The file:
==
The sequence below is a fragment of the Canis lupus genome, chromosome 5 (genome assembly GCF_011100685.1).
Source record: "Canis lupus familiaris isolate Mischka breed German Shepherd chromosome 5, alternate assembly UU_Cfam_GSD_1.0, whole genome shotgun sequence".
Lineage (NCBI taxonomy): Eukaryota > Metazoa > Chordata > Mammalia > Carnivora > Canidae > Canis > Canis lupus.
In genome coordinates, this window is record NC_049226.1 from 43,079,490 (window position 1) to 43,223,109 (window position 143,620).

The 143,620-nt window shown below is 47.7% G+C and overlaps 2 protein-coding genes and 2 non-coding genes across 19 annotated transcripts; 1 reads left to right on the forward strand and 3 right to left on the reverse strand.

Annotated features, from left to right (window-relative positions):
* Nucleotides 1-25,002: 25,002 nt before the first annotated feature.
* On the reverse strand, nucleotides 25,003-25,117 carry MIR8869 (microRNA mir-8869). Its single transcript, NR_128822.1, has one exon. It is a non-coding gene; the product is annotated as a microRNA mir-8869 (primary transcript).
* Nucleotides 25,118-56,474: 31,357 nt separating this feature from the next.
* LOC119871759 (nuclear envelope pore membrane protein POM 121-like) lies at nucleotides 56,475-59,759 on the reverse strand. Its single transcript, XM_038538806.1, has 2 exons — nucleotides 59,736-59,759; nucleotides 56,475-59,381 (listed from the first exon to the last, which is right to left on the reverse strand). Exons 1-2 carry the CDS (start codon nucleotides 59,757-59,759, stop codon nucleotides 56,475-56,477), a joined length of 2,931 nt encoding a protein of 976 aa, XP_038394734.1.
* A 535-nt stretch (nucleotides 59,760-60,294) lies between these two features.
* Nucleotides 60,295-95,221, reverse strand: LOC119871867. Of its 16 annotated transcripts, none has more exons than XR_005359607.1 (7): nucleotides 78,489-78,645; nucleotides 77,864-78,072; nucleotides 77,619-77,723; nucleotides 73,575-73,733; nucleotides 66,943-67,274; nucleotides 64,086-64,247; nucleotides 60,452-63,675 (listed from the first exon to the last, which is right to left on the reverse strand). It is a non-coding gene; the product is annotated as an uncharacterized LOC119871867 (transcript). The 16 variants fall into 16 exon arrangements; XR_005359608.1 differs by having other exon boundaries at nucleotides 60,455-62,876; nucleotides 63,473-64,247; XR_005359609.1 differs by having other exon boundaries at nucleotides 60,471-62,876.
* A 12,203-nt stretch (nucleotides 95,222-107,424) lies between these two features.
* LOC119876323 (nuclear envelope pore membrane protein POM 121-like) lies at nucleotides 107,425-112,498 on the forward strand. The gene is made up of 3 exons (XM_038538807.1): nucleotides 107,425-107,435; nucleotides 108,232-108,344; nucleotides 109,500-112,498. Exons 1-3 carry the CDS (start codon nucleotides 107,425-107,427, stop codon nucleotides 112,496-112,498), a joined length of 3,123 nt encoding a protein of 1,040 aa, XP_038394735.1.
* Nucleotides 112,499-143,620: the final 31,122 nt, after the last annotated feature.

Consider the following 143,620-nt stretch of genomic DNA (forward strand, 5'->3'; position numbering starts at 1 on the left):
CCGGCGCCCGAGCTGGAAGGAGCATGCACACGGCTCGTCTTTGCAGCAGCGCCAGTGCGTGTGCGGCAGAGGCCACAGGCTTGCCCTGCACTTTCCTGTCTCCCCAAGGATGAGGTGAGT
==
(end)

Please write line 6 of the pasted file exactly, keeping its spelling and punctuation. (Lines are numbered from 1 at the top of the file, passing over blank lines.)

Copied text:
Annotated features, from left to right (window-relative positions):